According to a recent paper:

To validate the use of saliva for SARS-CoV-2 detection, we tested nasopharyngeal and saliva samples from confirmed COVID-19 patients and self-collected samples from healthcare workers on COVID-19 wards. When we compared SARS-CoV-2 detection from patient-matched nasopharyngeal and saliva samples, we found that saliva yielded greater detection sensitivity and consistency throughout the course of infection. Furthermore, we report less variability in
self-sample collection of saliva. Taken together, our findings demonstrate that saliva is a viable and more sensitive alternative to nasopharyngeal swabs and could enable at-home self-administered sample collection for accurate large-scale SARS-CoV-2 testing.

This made me wonder... why did countries initially presume that deep nasal swabs are the default route for detecting the virus? Why didn't we start out with basic saliva samples and then try out invasive sampling, rather than the other way around?

  • This article is a preprint and has not been certified by peer review. Also interesting statement within the paper "Although nasopharyngeal swabs are commonly used in respiratory virus diagnostics, they show relatively poor sensitivity for SARS-CoV-2 detection in early infection and are inconsistent during serial testing.(bolding added) – BobE Apr 23 '20 at 3:20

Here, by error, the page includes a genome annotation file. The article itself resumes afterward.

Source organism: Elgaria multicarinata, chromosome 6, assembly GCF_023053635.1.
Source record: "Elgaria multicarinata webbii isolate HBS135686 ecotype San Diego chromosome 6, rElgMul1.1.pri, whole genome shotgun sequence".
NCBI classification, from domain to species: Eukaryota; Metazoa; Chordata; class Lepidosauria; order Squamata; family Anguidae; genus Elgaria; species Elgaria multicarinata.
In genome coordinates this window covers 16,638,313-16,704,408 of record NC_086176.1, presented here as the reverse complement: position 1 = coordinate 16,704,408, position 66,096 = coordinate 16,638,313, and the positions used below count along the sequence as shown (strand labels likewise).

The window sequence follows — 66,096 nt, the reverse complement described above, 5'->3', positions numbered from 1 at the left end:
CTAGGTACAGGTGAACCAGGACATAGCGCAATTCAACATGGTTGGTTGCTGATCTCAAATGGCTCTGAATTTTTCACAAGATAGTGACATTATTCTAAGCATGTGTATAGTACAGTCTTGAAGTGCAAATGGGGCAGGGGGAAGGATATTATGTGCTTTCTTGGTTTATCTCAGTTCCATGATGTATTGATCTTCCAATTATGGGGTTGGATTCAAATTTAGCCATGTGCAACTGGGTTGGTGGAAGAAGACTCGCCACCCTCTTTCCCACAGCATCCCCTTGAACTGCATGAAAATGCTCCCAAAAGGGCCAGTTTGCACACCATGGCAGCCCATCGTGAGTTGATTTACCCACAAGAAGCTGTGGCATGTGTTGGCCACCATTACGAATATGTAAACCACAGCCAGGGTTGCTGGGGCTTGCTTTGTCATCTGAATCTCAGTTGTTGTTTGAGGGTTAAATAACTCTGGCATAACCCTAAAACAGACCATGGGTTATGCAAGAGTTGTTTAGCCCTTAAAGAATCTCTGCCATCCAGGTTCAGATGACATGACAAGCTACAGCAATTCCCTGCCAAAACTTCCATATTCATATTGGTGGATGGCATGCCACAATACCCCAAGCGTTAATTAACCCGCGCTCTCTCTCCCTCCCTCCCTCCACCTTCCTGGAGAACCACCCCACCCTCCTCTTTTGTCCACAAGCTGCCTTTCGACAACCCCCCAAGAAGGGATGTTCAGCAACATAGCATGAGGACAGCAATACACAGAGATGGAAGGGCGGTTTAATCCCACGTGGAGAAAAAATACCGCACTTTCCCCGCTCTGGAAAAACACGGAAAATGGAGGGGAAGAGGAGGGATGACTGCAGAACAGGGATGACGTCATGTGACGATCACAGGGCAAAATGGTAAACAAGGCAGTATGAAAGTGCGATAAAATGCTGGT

• Some other recent (case) studies have even suggested SARS-CoV-2 persists even longer in the eyes (ocular fluids), so it should it be sampled from there. YMMV. – Fizz Apr 23 '20 at 3:48

From the paper you linked to

nasopharyngeal swabs are commonly used in respiratory virus diagnostics

So clearly it was preferred for Covid-19 because of the "received wisdom" from other respiratory virus illnesses. (To pick a random example, the 2005 WHO guidlines for avian influenza don't mention saliva samples, but various kinds of swabs and washes (for the upper respiratory tract): nasal swab, nasopharyngeal swab, nasopharyngeal aspirate, nasal wash, throat swab.)

If you want to ask why saliva sampling is not a method more widely used (instead of, or, in addition to nasopharyngeal swabs) in other respiratory virus diagnostics, modify your question according (incl. tag).


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